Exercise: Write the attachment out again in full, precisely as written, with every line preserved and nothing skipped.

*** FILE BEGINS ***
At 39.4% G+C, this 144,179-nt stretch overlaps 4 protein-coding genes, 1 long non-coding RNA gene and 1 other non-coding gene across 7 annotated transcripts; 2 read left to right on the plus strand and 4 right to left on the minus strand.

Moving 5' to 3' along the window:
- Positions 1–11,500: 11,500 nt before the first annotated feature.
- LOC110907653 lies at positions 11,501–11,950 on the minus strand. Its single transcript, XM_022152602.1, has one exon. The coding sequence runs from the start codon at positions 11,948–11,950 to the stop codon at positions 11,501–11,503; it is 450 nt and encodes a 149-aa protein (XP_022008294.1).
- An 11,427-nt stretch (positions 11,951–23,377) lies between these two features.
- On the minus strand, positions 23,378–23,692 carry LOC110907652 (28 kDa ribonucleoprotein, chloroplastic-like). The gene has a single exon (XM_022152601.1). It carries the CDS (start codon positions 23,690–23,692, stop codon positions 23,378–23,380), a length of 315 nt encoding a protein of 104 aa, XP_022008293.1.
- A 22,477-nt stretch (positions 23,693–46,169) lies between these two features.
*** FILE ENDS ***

At 39.4% G+C, this 144,179-nt stretch overlaps 4 protein-coding genes, 1 long non-coding RNA gene and 1 other non-coding gene across 7 annotated transcripts; 2 read left to right on the plus strand and 4 right to left on the minus strand.

Moving 5' to 3' along the window:
- Positions 1–11,500: 11,500 nt before the first annotated feature.
- LOC110907653 lies at positions 11,501–11,950 on the minus strand. Its single transcript, XM_022152602.1, has one exon. The coding sequence runs from the start codon at positions 11,948–11,950 to the stop codon at positions 11,501–11,503; it is 450 nt and encodes a 149-aa protein (XP_022008294.1).
- An 11,427-nt stretch (positions 11,951–23,377) lies between these two features.
- On the minus strand, positions 23,378–23,692 carry LOC110907652 (28 kDa ribonucleoprotein, chloroplastic-like). The gene has a single exon (XM_022152601.1). It carries the CDS (start codon positions 23,690–23,692, stop codon positions 23,378–23,380), a length of 315 nt encoding a protein of 104 aa, XP_022008293.1.
- A 22,477-nt stretch (positions 23,693–46,169) lies between these two features.